As Choke Valves are subject to severe service operating conditions they are not a 'fit and forget' component. Maintenance must be carried out in accordance with manufacturer's requirements. Inspection for erosion and corrosion of the body and components is critical and it is important that a failure mode effect and criticality analysis (FMECA) is carried out along with a rigid maintenance program based on fault analysis. Also if process conditions change for some reason, for example increased sand production then the maintenance and inspection "clock" must be reset to a period that is in line with the changed parameters. Note the use of predictive techniques such as sand monitoring and flowline erosion probes is useful but should not be used as a reason for reducing maintenance periods. This can only be achieved by comprehensive Choke Valve inspection and based on the result the "proof testing" and maintenance period then determined.
- Thanks to Mokveld
is generally associated with the choice of wrong materials. A common mistake is
to use a choke valve specification based on history. It must be remembered that
an oil/gas well has a process component make up that is associated with a particular
well. One well may produce Carbon Dioxide, while the other doesn't. A standard
specification may cause the wrong material to be selected for an application. Corrosion
is relatively easily solved, as a choice of suitable materials is widely
available. However a comprehensive knowledge of materials is required as
combinations of certain materials may lead to galling.
It is important to understand the difference between single and two phase scenarios.
Velocity can cause body erosion, trim erosion and piping erosion. There are different philosophies with respect to what velocities are and not acceptable, however generally selected velocities are too high. For liquid application, a rule of thumb is that the velocity has to be controlled below 5-7 m/s measured in the outlet of the flange, for two phase this is 10-15 m/s and for gas 25 - 40 m/s. It should be noted that these figures do not include for sand production and also do not take the gas/liquid ratio into account for two phase situations. It should also be noted that often choke valves are reduced in size, for example a 4 inch nominal body with 6 inch inlet and/or outlet flanges. If the velocity at the outlet flange is still within the above mentioned rule of thumb it does not automatically indicate that everything will be expected to work out, as the velocity in the so called nominal body goes up and may well exceed what is considered to be acceptable. The choke velocity should be calculated first of all with the same body and flange size before reducing the nom body size. If the velocity is lower than mentioned in the above rule of thumb, one can calculate a smaller nominal body with smaller flange. If still within the given limits a smaller body with larger flanges can be used with reduced risk of erosion.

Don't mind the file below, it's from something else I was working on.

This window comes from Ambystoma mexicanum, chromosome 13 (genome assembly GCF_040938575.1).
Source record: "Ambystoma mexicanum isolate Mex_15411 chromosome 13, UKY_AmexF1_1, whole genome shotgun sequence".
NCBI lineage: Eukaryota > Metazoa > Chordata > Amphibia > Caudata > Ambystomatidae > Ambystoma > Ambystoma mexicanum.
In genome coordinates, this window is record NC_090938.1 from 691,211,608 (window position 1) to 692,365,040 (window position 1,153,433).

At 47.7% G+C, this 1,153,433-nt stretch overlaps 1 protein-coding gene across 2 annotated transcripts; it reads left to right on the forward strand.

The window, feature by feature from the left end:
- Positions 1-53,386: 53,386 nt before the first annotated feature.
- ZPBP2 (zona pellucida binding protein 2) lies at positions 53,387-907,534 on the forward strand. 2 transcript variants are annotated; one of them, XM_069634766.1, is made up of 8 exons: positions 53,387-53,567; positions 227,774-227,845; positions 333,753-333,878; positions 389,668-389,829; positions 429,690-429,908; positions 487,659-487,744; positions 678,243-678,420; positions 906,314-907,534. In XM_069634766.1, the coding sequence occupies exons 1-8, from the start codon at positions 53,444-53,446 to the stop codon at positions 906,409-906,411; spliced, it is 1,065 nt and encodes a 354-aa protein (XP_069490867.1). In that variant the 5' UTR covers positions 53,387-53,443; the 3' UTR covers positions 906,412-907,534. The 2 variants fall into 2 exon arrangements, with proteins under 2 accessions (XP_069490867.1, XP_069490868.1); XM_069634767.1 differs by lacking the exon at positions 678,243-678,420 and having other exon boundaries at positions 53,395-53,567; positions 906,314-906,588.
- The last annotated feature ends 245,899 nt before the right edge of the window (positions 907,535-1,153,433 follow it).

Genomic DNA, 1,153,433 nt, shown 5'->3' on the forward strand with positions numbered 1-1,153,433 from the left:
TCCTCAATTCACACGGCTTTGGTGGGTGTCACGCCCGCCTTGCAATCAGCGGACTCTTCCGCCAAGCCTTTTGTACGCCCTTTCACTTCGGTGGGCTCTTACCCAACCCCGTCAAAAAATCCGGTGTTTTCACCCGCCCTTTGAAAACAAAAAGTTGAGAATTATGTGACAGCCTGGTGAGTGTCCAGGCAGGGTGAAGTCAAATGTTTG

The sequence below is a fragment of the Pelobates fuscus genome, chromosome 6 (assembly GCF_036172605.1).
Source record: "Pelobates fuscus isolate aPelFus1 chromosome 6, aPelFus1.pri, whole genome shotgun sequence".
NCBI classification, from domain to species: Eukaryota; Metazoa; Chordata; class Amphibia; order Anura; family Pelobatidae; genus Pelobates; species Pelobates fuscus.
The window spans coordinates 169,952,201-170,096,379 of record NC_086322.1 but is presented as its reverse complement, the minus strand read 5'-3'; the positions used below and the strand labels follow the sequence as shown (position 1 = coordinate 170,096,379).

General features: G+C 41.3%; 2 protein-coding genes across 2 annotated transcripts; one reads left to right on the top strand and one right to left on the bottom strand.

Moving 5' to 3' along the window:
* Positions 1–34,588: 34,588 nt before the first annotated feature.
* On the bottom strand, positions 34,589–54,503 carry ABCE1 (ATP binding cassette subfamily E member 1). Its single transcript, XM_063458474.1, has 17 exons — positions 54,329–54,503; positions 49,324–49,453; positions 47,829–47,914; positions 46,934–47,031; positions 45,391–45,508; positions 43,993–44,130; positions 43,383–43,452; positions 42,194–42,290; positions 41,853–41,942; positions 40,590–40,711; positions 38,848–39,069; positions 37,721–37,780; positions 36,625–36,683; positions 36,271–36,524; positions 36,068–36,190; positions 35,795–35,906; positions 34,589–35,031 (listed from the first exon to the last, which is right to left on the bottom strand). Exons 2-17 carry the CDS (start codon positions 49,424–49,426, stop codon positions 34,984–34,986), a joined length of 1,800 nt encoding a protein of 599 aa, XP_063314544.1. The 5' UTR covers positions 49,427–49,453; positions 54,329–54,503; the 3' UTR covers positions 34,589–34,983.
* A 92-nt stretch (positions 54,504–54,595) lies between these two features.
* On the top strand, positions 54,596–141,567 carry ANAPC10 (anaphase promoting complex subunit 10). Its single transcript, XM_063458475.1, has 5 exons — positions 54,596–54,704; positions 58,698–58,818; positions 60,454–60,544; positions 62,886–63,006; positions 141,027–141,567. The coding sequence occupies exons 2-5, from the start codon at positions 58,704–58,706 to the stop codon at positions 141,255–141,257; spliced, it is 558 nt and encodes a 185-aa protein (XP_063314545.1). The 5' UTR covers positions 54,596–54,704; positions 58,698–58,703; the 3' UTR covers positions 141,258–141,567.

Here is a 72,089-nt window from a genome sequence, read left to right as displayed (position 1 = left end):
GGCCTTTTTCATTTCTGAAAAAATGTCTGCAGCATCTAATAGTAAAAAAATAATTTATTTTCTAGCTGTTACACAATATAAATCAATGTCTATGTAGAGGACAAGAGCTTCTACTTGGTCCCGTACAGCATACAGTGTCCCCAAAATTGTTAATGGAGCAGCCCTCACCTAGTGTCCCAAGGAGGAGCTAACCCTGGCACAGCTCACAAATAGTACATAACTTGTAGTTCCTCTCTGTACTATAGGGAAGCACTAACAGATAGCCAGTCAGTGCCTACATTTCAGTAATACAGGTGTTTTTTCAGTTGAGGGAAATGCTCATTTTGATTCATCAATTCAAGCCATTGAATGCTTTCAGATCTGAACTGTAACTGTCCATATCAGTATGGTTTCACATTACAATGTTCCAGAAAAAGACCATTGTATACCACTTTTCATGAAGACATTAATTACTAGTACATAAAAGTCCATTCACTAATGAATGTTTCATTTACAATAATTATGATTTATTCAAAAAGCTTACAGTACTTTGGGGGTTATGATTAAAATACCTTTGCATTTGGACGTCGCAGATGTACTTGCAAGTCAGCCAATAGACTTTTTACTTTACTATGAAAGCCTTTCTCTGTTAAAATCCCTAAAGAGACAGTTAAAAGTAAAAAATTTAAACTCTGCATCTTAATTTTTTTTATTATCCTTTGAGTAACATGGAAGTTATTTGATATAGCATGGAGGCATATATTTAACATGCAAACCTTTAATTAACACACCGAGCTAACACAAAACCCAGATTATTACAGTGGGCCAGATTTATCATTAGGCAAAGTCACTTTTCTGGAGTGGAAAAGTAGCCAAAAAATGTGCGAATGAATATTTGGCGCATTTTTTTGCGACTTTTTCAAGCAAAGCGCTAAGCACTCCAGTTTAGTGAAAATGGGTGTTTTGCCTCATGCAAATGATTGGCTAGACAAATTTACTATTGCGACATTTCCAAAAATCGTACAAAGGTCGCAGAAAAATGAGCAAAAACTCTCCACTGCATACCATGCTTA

Thus velocity is the most important design criteria, correct design limitation of this in combination with a well-designed trim will limit any erosion.
Calculating velocities has to be based on general calculations for gas, liquids and a combination of the two (two phase). A calculation is required to determine the required Cv and this can be achieved by fitting different trims in nominal body sizes. However different pipe diameter selection produces different velocities. Relatively low velocities are not advised, as the result is likely to result in the selection of a too large size choke. High velocities are likely to result in erosion of the body with an associated high maintenance cost.
selection is also very important. As an example Mokveld chokes are equipped with
a cage provided with holes uniformly distributed over the full circumference.
This design ensures that the fluid is symmetrically distributed. The many flow
jets are diametrically opposed. Consequently, the energy is dissipated in the
centre of the valve. This occurs in the fluid itself and not near the surface of
any choke component. Also,
preferential flow, the major cause of body erosion, is fully avoided.